6. Jason (Admin) says:

    tonyspin – You are correct – I didn’t look at resale. That definitely impacts the math…honestly, I didn’t bother because I assumed their residuals would be very close, but also because resale presumes that we’re not going to keep these cars forever (even though, financially speaking, keeping a car as long as possible is the most responsible thing to do).

    A quick check of the residual value tool for 2011 shows that the Prius residual is 2-3% of the initial MSRP higher than the Corolla over 36 or 48 months. At 60 months, however, the Corolla is 1% of the initial MSRP higher than the Prius.

    In terms of real-world numbers, this means a 3 or 4 year old Prius 2 will bring $3000-$3500 more than a Corolla LE with similar miles, etc. At 5 years, that differential falls to about $2500.

    SO, that pulls 2-3 years off the break-even point…assuming we trade it in.

    You also make a good point about backseat room.

    mk – Hybrids definitely aren’t ideal for cold weather climates – and as a result they may no be worth the hassle at any cost when the weather’s cold.

    I also agree that the earn-back numbers are subject to local market conditions. If, for example, you live in a place where cold weather and/or extensive highways make the Prius less fuel efficient, the math changes.

    Thank you both for commenting.

  7. tonyspin says:

    Jason, I agree with all your points, especially about cold weather climates. I would also like to point out that the resale figures I posted were from KBB and were for 2007 and 2011 models of both vehicles. Economic issues aside, the big factor for me was safety. Even though the Prius is only marginally safer because of the extra airbag and vehicle weight, it could mean the difference between serious injuries and minor injuries.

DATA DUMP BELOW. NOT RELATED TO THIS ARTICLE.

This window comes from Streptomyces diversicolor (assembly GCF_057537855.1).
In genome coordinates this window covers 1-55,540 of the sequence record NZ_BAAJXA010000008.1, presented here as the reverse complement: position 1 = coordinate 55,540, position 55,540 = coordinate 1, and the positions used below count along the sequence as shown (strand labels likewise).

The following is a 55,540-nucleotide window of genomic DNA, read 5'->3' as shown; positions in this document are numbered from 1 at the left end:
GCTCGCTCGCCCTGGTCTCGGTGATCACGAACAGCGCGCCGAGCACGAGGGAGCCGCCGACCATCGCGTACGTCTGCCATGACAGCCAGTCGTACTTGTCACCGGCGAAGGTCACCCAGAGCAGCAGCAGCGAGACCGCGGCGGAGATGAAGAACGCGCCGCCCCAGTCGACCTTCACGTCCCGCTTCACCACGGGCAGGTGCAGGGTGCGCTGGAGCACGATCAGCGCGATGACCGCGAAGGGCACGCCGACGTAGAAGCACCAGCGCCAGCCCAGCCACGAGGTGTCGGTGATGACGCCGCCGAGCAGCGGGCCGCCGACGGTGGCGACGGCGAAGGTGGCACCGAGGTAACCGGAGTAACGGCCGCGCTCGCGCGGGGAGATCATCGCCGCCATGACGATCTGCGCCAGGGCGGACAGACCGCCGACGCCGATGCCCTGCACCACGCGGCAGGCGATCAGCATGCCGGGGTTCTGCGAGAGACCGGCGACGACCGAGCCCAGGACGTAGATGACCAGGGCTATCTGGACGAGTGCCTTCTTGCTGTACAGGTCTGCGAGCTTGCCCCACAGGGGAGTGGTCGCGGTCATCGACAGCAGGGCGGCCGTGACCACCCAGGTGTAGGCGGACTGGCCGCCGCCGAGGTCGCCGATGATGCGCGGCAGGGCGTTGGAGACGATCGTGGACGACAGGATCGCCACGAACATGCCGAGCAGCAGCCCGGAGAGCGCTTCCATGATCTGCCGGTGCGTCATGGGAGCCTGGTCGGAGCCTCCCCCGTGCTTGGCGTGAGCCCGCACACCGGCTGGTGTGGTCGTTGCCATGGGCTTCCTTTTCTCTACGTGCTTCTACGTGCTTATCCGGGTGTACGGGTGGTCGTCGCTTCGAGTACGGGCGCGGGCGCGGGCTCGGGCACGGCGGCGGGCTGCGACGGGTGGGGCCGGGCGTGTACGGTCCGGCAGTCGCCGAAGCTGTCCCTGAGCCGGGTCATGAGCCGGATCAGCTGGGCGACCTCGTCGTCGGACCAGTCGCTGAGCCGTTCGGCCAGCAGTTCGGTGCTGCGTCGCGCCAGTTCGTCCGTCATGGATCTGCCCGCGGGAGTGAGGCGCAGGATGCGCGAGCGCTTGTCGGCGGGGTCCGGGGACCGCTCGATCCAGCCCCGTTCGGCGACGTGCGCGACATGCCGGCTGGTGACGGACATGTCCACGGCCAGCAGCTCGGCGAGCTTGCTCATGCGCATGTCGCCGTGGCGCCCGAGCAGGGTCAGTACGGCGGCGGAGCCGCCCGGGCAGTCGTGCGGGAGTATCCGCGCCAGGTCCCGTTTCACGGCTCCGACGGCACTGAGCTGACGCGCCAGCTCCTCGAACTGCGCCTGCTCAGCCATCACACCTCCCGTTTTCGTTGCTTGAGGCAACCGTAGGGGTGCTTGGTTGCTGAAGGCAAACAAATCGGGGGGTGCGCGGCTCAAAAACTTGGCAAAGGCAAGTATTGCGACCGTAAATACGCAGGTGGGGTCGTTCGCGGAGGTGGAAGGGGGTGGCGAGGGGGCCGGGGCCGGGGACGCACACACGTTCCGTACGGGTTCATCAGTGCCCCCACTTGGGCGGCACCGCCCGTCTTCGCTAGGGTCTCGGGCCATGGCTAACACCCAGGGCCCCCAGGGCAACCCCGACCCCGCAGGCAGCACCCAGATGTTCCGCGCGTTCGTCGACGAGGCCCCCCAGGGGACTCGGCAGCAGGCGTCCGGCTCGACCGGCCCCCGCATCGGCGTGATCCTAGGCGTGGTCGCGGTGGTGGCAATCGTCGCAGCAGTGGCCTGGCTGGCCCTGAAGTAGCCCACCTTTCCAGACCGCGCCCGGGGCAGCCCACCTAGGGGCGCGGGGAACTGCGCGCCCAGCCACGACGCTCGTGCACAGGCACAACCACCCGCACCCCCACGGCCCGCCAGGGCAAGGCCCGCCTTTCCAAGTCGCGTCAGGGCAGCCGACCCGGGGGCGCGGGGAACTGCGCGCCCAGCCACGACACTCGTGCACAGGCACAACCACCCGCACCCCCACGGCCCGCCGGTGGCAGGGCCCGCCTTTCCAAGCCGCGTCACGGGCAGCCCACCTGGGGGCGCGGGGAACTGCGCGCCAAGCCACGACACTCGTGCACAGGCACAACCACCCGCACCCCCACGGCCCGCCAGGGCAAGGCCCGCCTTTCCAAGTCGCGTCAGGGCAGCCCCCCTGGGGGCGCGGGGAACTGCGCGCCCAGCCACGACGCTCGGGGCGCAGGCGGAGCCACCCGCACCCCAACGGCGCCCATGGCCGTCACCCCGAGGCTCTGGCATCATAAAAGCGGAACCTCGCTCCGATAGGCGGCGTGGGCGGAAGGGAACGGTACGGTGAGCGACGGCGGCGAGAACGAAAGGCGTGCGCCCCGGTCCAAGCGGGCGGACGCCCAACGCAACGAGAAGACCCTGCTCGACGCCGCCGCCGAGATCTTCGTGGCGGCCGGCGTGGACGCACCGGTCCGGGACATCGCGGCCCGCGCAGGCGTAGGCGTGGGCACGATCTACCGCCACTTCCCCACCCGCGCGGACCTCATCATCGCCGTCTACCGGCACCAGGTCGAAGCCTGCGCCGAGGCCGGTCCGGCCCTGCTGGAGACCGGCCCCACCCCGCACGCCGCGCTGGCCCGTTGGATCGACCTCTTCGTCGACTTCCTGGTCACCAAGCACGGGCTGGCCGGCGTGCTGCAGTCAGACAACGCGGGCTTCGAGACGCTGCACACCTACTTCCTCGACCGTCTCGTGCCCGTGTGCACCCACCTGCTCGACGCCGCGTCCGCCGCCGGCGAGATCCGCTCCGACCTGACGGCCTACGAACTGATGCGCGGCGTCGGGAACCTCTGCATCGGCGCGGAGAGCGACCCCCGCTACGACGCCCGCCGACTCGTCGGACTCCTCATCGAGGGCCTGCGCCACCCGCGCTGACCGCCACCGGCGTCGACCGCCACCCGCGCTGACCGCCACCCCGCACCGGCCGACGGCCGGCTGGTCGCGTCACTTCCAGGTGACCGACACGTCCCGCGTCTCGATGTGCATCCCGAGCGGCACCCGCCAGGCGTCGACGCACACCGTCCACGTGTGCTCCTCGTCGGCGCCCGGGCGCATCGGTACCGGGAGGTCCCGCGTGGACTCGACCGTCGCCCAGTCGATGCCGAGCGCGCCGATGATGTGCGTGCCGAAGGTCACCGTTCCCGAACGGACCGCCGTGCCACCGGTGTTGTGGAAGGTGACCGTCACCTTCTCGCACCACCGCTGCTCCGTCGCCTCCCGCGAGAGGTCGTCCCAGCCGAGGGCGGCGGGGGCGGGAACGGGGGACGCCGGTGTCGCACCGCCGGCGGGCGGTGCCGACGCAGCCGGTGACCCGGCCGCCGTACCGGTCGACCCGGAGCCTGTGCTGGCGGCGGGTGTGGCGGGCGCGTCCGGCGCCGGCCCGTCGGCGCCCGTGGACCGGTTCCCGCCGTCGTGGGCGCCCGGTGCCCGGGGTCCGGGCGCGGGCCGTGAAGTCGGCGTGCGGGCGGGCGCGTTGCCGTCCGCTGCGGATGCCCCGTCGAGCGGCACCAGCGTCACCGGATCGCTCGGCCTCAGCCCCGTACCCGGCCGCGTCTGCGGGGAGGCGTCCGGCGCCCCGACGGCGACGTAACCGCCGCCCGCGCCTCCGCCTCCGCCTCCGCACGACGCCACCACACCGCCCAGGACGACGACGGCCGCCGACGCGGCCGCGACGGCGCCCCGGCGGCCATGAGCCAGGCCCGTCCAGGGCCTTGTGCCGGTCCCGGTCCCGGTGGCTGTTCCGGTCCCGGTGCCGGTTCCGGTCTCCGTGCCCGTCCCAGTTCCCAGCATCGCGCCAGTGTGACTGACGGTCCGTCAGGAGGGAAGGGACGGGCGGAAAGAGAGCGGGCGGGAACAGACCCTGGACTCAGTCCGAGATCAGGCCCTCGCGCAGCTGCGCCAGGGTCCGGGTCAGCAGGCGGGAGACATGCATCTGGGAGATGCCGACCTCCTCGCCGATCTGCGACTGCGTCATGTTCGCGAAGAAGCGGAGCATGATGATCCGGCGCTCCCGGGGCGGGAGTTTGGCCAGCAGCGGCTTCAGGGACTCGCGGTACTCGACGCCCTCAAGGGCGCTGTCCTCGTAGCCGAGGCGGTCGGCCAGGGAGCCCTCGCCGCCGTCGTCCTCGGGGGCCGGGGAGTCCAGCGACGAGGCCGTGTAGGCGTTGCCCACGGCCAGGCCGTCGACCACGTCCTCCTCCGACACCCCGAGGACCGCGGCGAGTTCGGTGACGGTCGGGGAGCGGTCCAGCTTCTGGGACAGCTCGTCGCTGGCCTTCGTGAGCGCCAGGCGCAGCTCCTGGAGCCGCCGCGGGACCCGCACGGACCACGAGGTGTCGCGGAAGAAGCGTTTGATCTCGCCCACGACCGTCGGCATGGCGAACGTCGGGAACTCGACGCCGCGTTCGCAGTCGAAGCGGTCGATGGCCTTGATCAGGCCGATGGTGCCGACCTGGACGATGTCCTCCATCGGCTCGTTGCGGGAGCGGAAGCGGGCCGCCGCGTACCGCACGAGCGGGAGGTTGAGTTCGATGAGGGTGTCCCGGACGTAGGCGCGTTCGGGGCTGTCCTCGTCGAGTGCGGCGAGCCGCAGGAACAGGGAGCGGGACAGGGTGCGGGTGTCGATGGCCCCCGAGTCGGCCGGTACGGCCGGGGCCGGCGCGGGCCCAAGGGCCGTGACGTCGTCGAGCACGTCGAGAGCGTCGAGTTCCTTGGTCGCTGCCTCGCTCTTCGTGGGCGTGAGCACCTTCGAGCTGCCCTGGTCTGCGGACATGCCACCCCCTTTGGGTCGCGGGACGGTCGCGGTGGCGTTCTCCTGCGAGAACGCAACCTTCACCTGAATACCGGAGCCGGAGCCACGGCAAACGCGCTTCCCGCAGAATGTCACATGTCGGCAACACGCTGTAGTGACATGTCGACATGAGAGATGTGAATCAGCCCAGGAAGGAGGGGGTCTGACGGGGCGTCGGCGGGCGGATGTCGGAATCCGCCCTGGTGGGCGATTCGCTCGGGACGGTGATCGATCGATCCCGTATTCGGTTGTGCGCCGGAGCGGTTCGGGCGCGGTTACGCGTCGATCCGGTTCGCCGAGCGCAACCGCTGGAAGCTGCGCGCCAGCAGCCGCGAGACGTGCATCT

8. mk says:

    both are good cars in their own right, prius just not for me and where I live and how I drive. Just curious, but has a lot of prius owners achieved over 150K miles without having to replace the batteries costing guessing like 3-4K in cost and labor? I think the batteries are expected to last 150K, but in real world driving, is that true or are more and more batteries in the prius being replaced closer to the 100K mark? Reason I ask is my prius neighbor has 100K on his prius and is re-thinking keeping it much longer due to the cost of batteries being as much if not more than a full regular gas engine to replace.

  9. tonyspin says:

    On the Prius forums I frequent there are threads for 200,000 mile clubs and 300,000 mile clubs, and many members. I remember one member that had 180,000 on his gen III Prius and was still going strong on the original battery. Batteries can be replaced for less than $2000. Tell your neighbor to join a Prius forum and read about his vehicle. At 100,000 miles, that car is just getting broken in.

  10. Jason (Admin) says:

    tonyspin – Good point about safety too.

    mk – To my knowledge, most batteries last *at least* 150k, with many going 200k+. Of course, that’s just a guess when it comes to the pack in any specific Prius. No guarantees. 😉

    Also, based on a quick conversation with my friendly local Toyota service manager, you can get a new battery pack in for about $2k.

  11. Mickey says:

    Agree Tony. The wife gets in the 50’s mpg. If she decides to do 55mph then her mpg’s are in the 60’s. She’s at 92,345 miles. She has an 07 Pkg6. Still on original pads and rotors. Only thing changed was the HID bulbs in both headlights and a set of wiper blades.

  12. Rangie says:

    Try running the numbers again versus a Fiesta. It’s about $1000 cheaper than the corolla similarly equipt and should do 34mpg combined.

    You completely forgot insurance costs.

    • Jason (Admin) says:

      Rangie – Good point and good idea, but I don’t see how I’ll have time to work it in…but I’ll try! 😉